Meanwhile Louise Richards, Chief executive of War on Want, tells it like it is over AIDS in a letter to The Guardian: 'If the US administration was serious about battling the appalling impact of infectious disease, it would not have vetoed a multilateral deal in December last year that would have enabled poor countries such as Ethiopia to waive patent rights for a list of drugs to fight public health emergencies such as HIV/Aids. At the eleventh hour of negotiations, US vice president Dick Cheney sprang to the defence of the powerful US pharmaceutical lobby and vetoed the deal on the grounds that too many drug treatments would be made available to too many countries. If the Bush administration wants to alleviate the plight of those struck down by disease, War on Want believes it should agree to waive drug patents for a meaningful list of treatments for all least developed and middle income countries.' http://www.guardian.co.uk/letters/story/0,3604,965933,00.html

Does 20/20s John Stossel Deserve a Promotion?
America's ABC reporter John Stossel has a new job at 20/20 as co-anchor. One source at ABC says that picking Stossel makes sense: "These are conservative times... the network wants somebody to match the times." For years, Stossel's work has been notable for bungled facts and twisted logic, all in service to his conservative "free market" agenda. Stossel's methods have also been called into question - most memorably when he cited research that didn't actually exist, about pesticide residues in organic produce (New York Times, 7/31/00). Until now, ABC has for the most part ignored the thousands of letters pointing out the unreliability of Stossel's reporting; now, it's decided the appropriate response is promotion. http://www.scoop.co.nz/mason/stories/WO0305/S00241.htm
ACTION: Please ask ABC News to explain how Stossel's journalistic record
justifies his promotion.
CONTACT: ABC News mailto:[email protected]
20/20 mailto:[email protected]
As always, please remember that your comments are taken more seriously if you maintain a polite tone. Please cc [email protected] with your correspondence.
FAIR's recent reports on Stossel are now online:
"Give Us a Break: The world according to John Stossel"
"The Stossel Treatment: Selective editing and other unethical tactics"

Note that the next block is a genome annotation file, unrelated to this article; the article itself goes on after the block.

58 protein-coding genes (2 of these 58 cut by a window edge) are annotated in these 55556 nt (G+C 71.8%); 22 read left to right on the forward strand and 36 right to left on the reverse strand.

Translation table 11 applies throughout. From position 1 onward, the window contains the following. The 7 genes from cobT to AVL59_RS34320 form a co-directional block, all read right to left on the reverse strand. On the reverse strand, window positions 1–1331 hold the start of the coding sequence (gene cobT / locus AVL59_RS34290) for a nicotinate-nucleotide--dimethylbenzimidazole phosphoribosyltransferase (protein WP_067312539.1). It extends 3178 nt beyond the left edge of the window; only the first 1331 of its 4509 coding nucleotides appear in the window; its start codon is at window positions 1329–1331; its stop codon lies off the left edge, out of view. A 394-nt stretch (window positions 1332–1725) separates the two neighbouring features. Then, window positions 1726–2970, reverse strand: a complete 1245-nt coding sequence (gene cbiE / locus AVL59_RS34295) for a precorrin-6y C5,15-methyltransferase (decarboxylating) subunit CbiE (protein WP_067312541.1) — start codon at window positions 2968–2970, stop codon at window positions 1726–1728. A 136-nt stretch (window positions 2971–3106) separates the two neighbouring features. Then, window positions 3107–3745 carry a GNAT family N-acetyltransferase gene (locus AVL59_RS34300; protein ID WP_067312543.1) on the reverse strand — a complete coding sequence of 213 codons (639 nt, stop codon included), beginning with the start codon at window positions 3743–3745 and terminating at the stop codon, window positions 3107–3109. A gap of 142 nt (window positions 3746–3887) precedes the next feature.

For more about John Stossel's work over the years, see:

TOPIC OF THE WEEK 1 - Bush's bellicose food fight
George Bush claimed last week the EU had blocked efforts to use GM crops to fight famine because of "unfounded, unscientific fears".  But the development charity ActionAid's new report found that, far from helping fight famine, the new technology threatens to push poor farmers deeper into debt.  (See 'REPORT OF THE WEEK 1' below for more on this)

EU officials accused President Bush of misrepresenting the facts when he said European hostility to GM food was hurting efforts to fight hunger in Africa. EU officials pointed out that the EU provides far more development assistance to African countries than the US does. In 2001, the EU provided $23.1 billion in development aid, compared to just $8.3 billion from the US. They also accused the US of flooding developing countries with food aid when commodity prices are low and sharply curtailing that assistance when prices rise. 

EU Trade Commissioner Pascal Lamy said, "It is one thing not to have the same feeling on the level of precautions one must take over GMOs. We feel the need for more precautions than the Americans."  But "to accuse for example the EU of starving the Third World because we don't stuff them with GMO surpluses or to use this kind of argument, that is clearly going much too far, that is absolutely unacceptable," he said.

A global environmental group hit back at a US policy to export GM food as aid, saying the crops pose potential health and economic risks to developing countries.  Friends of the Earth said the US was exploiting famine-stricken populations by denying them the choice to avoid GM crops in aid shipments.  Friends of the Earth also noted that new US legislation granting $15 billion to fight AIDS in Africa, ties US assistance to AIDS victims to acceptance of GMOs.

The National Union of Public and General Employees (NUPGE) condemns the decision by the Canadian government to join the US bid to force GM foods on Europeans.  "How can we take any of our government's assurances on trade issues seriously when we are so obviously ready to ram GM foods down the throats of unwilling Europeans?" asks James Clancy, president of the 325,000-member National Union. "If a European government cannot pass laws to protect public health without facing a WTO challenge, it follows that Canada will end up in the same position. The same would apply to any GM restrictions Canada might pass."  Clancy says the decision to support the US challenge is an affront to European consumers.  "We have seen the US try and use famine in Africa as a means to market GM products to reluctant farmers and citizens. Now Canada is joining the US in an attempt to punish Europeans economically until they accept these products," he says. "Instead of bowing to corporate pressure this government should support the Europeans and implement a mandatory labeling policy as well as imposing a moratorium on GM foods."  The Council of Canadians has called Ottawa's decision to support the challenge "an embarrassment for Canadians." http://www.nupge.ca/news_2003/n15my03b.htm